If you’re a Hotmail/Outlook.com user and run several accounts, you may have long been using its ‘linked accounts’ facility, which allows you to manage multiple accounts after signing in to just one of them.
It’s a pretty handy feature as it means you don’t have to waste time signing in to each one – all it takes is a couple of clicks and you’re in another of your accounts. Trouble is, Microsoft is about to dump it.
“Over the next couple months, we will stop supporting linked accounts and instead help people move to a more robust and secure way of managing multiple email addresses: aliases,” Microsoft’s Eric Doerr wrote in a post on the Outlook blog on Monday.
Aliases are linked to a single Microsoft account – so require only one login and password – and allow users to send and receive messages using multiple email addresses. Users of linked accounts who want to consolidate their email will need to set up email forwarding to their primary account.
The ‘bad guys’
Explaining the reasons for its decision to bring the curtain down on linked accounts, Doerr said in his post that while the feature is handy for many users, it also “benefits the bad guys,” as linking accounts means that hackers who gain access to one can easily explore all the others. The problem, Doerr said, is that while many users were careful to manage and update the security settings of their primary account, they would often neglect their secondary accounts, making them more vulnerable to hackers. Once a hacker gained access to a linked secondary account, they could easily gain access to the more important primary account. With that in mind, Microsoft wants users to operate from a single account.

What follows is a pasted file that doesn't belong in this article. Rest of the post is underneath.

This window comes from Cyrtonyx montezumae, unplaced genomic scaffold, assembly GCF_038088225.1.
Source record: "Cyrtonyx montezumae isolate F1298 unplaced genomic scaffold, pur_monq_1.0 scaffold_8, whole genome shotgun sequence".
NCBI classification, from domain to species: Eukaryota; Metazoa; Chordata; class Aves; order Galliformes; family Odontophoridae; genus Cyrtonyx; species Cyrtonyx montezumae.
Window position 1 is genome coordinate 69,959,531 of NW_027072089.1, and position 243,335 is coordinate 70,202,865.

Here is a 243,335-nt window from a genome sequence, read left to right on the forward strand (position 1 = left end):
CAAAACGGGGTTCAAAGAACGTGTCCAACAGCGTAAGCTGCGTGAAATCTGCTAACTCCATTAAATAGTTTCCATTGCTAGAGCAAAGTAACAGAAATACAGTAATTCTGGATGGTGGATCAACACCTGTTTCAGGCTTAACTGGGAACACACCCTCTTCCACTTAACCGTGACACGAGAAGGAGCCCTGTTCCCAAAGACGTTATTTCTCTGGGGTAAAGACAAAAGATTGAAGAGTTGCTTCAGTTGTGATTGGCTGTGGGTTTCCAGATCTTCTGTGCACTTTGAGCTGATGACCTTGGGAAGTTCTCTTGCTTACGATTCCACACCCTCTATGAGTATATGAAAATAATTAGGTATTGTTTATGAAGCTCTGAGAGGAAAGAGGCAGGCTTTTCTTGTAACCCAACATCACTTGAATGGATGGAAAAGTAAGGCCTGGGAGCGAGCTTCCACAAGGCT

Explaining why a single account was the way forward, Doerr wrote: “Your email address is often how you sign into the account that is your ‘digital identity.’ For example, your Microsoft account unlocks a broad array of experiences ranging from Windows to Xbox to Office365 to Outlook.com and more. Increasingly, devices allow people to connect their various accounts (Microsoft account, Facebook, Twitter, Apple ID, etc.) to their devices and have it all just work.
“That means that you want to have one Microsoft account that lets you light up your Microsoft devices and services with your stuff: your gamer score, your email inboxes, your calendars, your people, and your files, as well as to connect to all the networks you care about. That’s certainly the system we’re building, and why we’ve designed aliases to make it easy to have multiple email addresses (for receiving and sending) connected to a single Microsoft account.”
Microsoft will be sending out an email to Hotmail/Outlook.com users in the next few days explaining what action you need to take if you’re currently using the feature.
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